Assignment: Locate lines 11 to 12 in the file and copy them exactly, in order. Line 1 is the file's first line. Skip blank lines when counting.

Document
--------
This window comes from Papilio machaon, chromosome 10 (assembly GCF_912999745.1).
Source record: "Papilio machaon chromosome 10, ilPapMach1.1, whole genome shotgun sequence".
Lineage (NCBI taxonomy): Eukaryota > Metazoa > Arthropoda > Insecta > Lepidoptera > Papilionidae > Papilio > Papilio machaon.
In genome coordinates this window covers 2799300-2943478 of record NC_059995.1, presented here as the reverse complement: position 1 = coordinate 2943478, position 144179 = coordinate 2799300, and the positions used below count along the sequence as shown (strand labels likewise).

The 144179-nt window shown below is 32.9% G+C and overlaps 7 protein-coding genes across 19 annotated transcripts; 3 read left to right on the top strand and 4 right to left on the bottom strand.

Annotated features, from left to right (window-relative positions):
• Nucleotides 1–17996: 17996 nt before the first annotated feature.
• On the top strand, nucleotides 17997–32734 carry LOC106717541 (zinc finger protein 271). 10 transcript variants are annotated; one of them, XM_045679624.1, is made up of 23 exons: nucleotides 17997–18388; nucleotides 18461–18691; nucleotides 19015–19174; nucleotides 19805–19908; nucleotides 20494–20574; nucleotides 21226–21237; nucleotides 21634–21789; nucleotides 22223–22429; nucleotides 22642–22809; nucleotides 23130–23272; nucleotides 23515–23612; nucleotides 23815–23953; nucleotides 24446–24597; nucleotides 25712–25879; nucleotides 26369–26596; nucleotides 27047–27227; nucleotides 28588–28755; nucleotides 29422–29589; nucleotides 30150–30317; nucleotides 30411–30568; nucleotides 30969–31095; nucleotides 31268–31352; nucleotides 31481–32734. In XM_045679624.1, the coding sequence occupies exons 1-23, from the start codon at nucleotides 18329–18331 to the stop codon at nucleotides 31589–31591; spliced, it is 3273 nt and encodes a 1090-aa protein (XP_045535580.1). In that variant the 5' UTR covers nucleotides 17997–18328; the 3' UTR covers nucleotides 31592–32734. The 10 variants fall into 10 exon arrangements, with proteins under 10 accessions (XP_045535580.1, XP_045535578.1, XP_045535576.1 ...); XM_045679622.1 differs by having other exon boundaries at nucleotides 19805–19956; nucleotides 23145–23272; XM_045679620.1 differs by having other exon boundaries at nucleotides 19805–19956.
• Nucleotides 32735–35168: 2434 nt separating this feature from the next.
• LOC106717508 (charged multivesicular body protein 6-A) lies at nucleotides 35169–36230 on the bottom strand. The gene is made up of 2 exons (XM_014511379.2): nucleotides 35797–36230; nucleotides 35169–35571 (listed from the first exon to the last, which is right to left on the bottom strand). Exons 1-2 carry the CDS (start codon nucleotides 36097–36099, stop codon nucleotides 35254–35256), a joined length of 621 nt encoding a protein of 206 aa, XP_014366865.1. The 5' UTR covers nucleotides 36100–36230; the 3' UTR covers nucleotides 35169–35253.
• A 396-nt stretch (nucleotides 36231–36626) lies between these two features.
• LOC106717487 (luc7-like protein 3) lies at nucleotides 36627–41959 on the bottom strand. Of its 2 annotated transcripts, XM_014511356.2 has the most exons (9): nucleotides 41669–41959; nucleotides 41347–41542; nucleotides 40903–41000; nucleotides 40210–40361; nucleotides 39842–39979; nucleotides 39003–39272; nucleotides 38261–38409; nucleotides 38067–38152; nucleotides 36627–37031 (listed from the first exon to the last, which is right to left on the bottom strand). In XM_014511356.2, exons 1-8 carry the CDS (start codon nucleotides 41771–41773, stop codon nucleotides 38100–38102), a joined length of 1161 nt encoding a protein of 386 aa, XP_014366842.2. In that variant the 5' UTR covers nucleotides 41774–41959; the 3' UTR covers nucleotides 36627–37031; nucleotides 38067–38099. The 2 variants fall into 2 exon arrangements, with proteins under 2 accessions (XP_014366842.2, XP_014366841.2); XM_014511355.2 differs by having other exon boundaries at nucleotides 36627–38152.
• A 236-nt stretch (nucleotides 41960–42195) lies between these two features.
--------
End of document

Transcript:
• A 396-nt stretch (nucleotides 36231–36626) lies between these two features.
• LOC106717487 (luc7-like protein 3) lies at nucleotides 36627–41959 on the bottom strand. Of its 2 annotated transcripts, XM_014511356.2 has the most exons (9): nucleotides 41669–41959; nucleotides 41347–41542; nucleotides 40903–41000; nucleotides 40210–40361; nucleotides 39842–39979; nucleotides 39003–39272; nucleotides 38261–38409; nucleotides 38067–38152; nucleotides 36627–37031 (listed from the first exon to the last, which is right to left on the bottom strand). In XM_014511356.2, exons 1-8 carry the CDS (start codon nucleotides 41771–41773, stop codon nucleotides 38100–38102), a joined length of 1161 nt encoding a protein of 386 aa, XP_014366842.2. In that variant the 5' UTR covers nucleotides 41774–41959; the 3' UTR covers nucleotides 36627–37031; nucleotides 38067–38099. The 2 variants fall into 2 exon arrangements, with proteins under 2 accessions (XP_014366842.2, XP_014366841.2); XM_014511355.2 differs by having other exon boundaries at nucleotides 36627–38152.